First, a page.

Sphero maze art adds a creative twist to a favorite Apple store session

If you’ve visited any Apple store over the past few years, you’ve probably observed the tiny Sphero robots that often zoom around, piloted by children testing out iOS-connected accessories. Depending on the visit, you may have also noticed elaborate patterns constructed from blue painters tape on the store’s floor. These mazes are used as a course for the Sphero Maze Challenge Kids Hour, a popular Today at Apple session. While the mazes began with rudimentary layouts serving as obstacle courses for the robots, an increasing number of stores have turned the maze designs into a new art form that adds an extra dash of creativity.

One of the earliest examples of themed Sphero maze art posted on Instagram with the hashtag #spheromazechallenge appeared in May 2018, when a maze resembling the Star Wars Death Star was shown being navigated by the Sphero R2-D2 and BB-8 robots.

The goal of the Sphero Maze Challenge is simple but valuable: learn to code by programming movements on an iPad that navigate your robot out of the maze. Beyond Apple’s session, Sphero provides its own maze guide and even sells special maze tape as part of the Sphero Edu learning initiative.

Sphero Today at Apple sessions were kickstarted by a special Kids Hour at Apple Regent Street in 2016. When Today at Apple rolled out worldwide in May 2017, the session was added to every store and has been a favorite among educators and parents. Coding with the robots has also been a tentpole of Apple Camp.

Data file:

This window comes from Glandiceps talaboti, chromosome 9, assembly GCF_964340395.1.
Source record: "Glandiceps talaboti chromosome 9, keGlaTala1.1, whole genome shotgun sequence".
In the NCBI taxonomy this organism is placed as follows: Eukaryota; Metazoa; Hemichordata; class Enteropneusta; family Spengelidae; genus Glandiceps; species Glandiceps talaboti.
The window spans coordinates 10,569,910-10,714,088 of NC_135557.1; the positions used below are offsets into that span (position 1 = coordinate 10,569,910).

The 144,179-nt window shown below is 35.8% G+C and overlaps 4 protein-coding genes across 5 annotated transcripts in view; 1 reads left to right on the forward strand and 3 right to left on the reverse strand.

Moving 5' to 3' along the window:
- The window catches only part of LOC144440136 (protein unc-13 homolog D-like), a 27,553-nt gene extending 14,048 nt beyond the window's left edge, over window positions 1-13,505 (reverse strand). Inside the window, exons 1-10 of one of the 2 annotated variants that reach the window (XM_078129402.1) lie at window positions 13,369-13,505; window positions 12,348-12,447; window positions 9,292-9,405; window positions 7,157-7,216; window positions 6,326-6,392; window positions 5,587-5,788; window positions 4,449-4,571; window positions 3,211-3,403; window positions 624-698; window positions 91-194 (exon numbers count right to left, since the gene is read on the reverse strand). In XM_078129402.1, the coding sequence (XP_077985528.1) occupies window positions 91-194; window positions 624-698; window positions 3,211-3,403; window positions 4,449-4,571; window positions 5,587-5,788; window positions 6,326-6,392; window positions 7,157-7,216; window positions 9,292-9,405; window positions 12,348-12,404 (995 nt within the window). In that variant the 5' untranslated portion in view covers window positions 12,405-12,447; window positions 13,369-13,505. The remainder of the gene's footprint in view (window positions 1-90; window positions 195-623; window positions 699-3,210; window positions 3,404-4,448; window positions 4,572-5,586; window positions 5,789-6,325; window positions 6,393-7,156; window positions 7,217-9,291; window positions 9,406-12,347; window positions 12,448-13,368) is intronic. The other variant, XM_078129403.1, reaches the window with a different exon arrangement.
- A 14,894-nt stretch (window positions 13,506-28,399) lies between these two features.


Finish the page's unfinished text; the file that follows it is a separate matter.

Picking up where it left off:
As more and more kids try the session, Creative Pros at some stores have realized that like elaborate hedge mazes, Sphero tape can also be arranged into works of art.

Photo: Vivy Law / Instagram

At Apple Bondi in Australia, a dinosaur, a drum set, an Apple Watch Series 4, and even the Sydney Opera House have been created on the store floor. Stop in to Apple Amsterdam and you may see the likeness of The Empire State Building, Big Ben, Elvis, or even Martin Luther King Jr. all expressed in blue tape.

Sphero maze art is a great example of the kind of accidental creativity that Today at Apple sessions can spark. It’s also a great use of an existing medium to create an experience that’s more engaging, thought-provoking, and enjoyable for both session attendees and store visitors. I’ve enjoyed following new maze creations on Instagram over the past few months, and you can do the same.

Photo: Juan Baratto / Instagram

Hopefully we’ll see more stores embrace these inventive takes on Today at Apple soon, as 60 new sessions will begin to roll out shortly. New photo, video, music, and art walks offer opportunities for not only Creative Pros, but session attendees to shape the future of session content. I can’t wait to check out some of the new offerings for spring and see what’s in store.

Photo: hannekemaatje / Instagram

If you spot something interesting or attend a great Today at Apple session, we’d love to see your photos. Follow 9to5Mac’s retail guide for in-depth coverage of the latest Apple store news.

Top photos: Left and Right via Instagram.

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Avatar for Michael Steeber Michael Steeber

I’m a Creative Editor passionate about Apple Retail and design. My stories highlight the work of talented artists, designers, and customers through a unique lens of architecture, creativity, and community.

Twitter: @MichaelSteeber

Email: steeber@9to5mac.com